A few days at Thrupp

We don’t really know Oxfordshire but we do know its a canal we would like to cruise again. Its very pretty, there’s plenty of variety, and apart from a couple of rogue booze cruise hirers very peaceful. We managed to set off from the quarry without Eric falling in.

That could have ended badly

And enjoyed the bluebells along the way

And some of last years tall reeds

Through some more woods

And some open fields, this one had sheep goats and alpaca grazing, but Eric was more excited to see Whitehill satellite earth station at Enslow. It’s one he may have visited during his early engineering days.

Whitehill Satellite earth station

The next lock took us onto the River Cherwell and we instantly felt the boat speed up without us touching the throttle, (or bottle for that matter) It’s amazing how much the width of the river increases the efficiency of our transit.

The Cherwell at Shipton

But it wasn’t to last as we were squeezed into one of those odd shaped locks, known as coffin locks,

Shipton weir lock

to take us the last few twists around to Thrupp. We were lucky to get moored in, and while everyone else was looking at the beautifully kept village, we were both looking at the mooring edge and thinking the same thing. Its clean, its low and its a perfect edge to paint the gunwale from.

The popular Thrupp Visitor Moorings

We hadn’t intended to stay more than one night at Thrupp, but it was too good an opportunity to miss.

A good place to relax

So whilst Eric exercised his artistic talent with the paintbrush, I got my spinning wheel out and enjoyed a few hours in the sunshine.

Spinning in the sun

We weren’t the only ones taking advantage of this lovely spot,

Brian the blacksmith on Bronte

Brian the Blacksmith had set up shop and I was very tempted with his dragon But it was beyond my pocket money budget and I if I’m honest I knew I’d have trouble finding a place for it to live and be admired.

And out of the fire came a dragon

Thrupp really is a lovely place, whilst Eric was painting I enjoyed walking into Kidlington and along river and I’m sure we want to moor here again, if only so Eric can paint the other side to match,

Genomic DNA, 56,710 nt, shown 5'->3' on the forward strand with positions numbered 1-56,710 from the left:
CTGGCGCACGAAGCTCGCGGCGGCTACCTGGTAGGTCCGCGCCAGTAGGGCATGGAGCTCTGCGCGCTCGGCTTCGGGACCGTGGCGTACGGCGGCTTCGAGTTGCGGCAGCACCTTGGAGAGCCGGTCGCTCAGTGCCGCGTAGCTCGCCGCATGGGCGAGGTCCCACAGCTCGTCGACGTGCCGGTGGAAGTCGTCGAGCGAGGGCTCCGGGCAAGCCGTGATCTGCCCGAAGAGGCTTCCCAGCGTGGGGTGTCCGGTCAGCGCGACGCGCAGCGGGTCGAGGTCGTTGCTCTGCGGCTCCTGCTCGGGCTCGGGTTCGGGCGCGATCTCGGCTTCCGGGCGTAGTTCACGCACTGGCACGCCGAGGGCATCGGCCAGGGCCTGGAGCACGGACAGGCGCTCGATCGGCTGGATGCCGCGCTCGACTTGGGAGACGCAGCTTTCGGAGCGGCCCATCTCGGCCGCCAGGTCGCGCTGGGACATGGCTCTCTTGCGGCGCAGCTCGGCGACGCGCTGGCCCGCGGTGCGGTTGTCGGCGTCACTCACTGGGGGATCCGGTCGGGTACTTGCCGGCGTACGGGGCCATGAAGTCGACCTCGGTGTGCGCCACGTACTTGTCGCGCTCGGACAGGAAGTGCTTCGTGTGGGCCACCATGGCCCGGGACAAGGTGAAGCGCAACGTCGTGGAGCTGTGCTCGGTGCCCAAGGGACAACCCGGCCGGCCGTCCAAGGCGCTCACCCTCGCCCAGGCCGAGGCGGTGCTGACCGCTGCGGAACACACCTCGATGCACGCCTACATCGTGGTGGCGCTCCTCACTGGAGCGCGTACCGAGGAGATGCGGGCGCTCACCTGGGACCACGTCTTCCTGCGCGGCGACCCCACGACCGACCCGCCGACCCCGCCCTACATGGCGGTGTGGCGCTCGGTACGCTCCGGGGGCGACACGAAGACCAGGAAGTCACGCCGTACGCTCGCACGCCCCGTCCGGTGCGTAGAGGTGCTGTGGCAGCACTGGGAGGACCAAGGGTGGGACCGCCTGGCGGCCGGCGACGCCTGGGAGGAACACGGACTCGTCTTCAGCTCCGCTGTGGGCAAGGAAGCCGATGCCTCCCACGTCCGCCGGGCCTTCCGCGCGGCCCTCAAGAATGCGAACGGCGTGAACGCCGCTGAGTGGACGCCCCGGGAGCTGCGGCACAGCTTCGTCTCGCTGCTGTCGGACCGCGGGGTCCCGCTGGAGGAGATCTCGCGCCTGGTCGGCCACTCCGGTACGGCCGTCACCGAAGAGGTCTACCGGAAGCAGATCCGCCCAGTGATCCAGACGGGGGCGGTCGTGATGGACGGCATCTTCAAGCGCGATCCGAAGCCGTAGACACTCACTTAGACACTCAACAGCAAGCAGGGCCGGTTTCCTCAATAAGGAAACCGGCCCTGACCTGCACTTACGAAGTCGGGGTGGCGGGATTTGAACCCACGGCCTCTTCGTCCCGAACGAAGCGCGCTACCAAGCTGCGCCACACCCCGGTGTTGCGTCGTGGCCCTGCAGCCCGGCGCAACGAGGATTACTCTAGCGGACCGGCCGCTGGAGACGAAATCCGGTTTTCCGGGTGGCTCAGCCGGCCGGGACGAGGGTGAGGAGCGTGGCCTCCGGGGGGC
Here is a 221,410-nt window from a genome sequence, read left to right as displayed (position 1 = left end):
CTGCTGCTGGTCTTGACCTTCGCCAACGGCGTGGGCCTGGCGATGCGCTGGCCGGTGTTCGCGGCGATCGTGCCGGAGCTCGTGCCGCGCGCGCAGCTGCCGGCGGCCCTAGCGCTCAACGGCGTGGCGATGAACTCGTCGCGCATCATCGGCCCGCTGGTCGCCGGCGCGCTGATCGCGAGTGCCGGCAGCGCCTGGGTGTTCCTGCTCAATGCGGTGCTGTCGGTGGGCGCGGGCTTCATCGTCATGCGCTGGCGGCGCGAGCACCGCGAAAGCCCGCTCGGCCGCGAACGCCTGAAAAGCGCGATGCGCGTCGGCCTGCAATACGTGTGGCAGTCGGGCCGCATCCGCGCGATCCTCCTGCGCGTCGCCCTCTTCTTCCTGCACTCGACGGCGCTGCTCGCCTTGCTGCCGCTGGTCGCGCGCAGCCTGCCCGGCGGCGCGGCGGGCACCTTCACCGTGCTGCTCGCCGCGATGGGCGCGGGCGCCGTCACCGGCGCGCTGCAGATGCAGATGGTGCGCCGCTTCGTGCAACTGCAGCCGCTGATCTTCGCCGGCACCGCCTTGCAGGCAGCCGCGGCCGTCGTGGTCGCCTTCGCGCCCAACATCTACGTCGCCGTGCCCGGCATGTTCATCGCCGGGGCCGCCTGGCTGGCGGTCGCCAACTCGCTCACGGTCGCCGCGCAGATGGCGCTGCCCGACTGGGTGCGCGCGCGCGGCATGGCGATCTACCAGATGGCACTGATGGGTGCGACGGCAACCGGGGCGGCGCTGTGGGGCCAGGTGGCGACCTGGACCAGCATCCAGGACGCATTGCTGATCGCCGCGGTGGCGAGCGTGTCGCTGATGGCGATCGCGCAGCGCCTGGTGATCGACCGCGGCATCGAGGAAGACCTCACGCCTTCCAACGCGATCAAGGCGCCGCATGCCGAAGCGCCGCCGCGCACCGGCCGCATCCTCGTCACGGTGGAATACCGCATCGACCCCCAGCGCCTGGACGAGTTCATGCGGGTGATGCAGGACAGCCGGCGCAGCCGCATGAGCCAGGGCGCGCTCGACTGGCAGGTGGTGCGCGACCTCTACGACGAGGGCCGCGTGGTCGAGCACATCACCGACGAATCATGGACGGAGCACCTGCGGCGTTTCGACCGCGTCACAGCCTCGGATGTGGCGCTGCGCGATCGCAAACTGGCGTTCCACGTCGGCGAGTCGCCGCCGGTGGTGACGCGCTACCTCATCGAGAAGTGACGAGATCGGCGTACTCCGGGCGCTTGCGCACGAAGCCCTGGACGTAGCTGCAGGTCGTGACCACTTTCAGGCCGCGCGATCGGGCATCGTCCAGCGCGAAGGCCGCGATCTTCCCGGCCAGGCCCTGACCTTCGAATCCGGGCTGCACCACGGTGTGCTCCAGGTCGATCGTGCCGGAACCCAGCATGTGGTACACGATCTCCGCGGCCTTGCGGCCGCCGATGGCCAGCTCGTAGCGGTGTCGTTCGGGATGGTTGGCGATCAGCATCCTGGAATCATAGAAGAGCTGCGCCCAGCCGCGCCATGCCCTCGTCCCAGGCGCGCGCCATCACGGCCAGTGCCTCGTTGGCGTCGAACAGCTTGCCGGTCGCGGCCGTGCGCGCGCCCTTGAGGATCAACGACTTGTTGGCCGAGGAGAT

I wonder how long it will look so smart

And because there was a function going on we decided not to go for a pint of bitter at the Boat, which is where Lewis and Morse used go to unwind at the end of a hard case.

The Boat Inn at Thrupp

The Boat

Tim Time

“Where are you this weekend Mum?” ….“Banbury” ….. “I’ll be arriving on the 14:56” …..and so we set off cruising late and only made it as far as Haynes lift bridge on Friday, but at least we had a crew.

Hello Tim, nice to have company aboard

It’s a pleasant mooring just beyond Banbury. It gave our city boy son enough fresh air that he slept like a log and we had a lazy start to the weekend. So whilst I waited for the men to wake up, I stuck my head outside to say hello to fellow bloggers on NB Freespirit, who are making the same journey as we are but with a tighter timescale. And I have to say, it has made me smile that we’ve unwittingly snapped very similar photos but we managed to snap Firecrest and Freespirit moored together.

Yes thats NB Freespirit moored ahead of us

We saw many things that made us smile over the weekend. And whilst seeing a smartly dressed paddle gear made me groan, it was Tim who took the time to read its message….Kings Norton lock

I like the odd spot of clever graffiti, and as these paddle gears have been out of action for a while.

We made sure Tim earnt his keep working the locks for us

Helpful visitors are always welcome

But most of the lift bridges on the South Oxford are usually kept open these days

Haddens Lift Bridge near Nell Bridge House farm

Word had filtered through from boats travelling north that the Chisnell lift bridge was misbehaving in the strong winds so we called it a day and moored up for the night. What could be better than mooring opposite a field of fluffy sheep

Until they realise what’s for tea

As always when Tim comes to visit, (or any other visitors for that matter) I do feel a compulsive need to feed him well and our weekend was punctuated with cooked breakfasts, sumptuous teas and picnics on the go.

On the whole, quite healthy

But we made sure we walked off our calories when we moored up at the quarry near above Pigeons lock and discovered the woods were full of bluebells.

The Quarry woodlands above Pigeons lock

And we all celebrated when we were able to tick off a significant bridge number. Weve seen plenty of 100’s but its nice to see a 200.

Bridge 200

It really has been a lovely weekend, despite some horrible windy moments, its remained dry and the sun has shone most of the time. And the scenery has been lovely

Dashwood lock

But this was were we had to say goodbye for this visit. There is a good footpath from Pigeons lock up to Tackley train station for Tim to return to his own home.

come again soon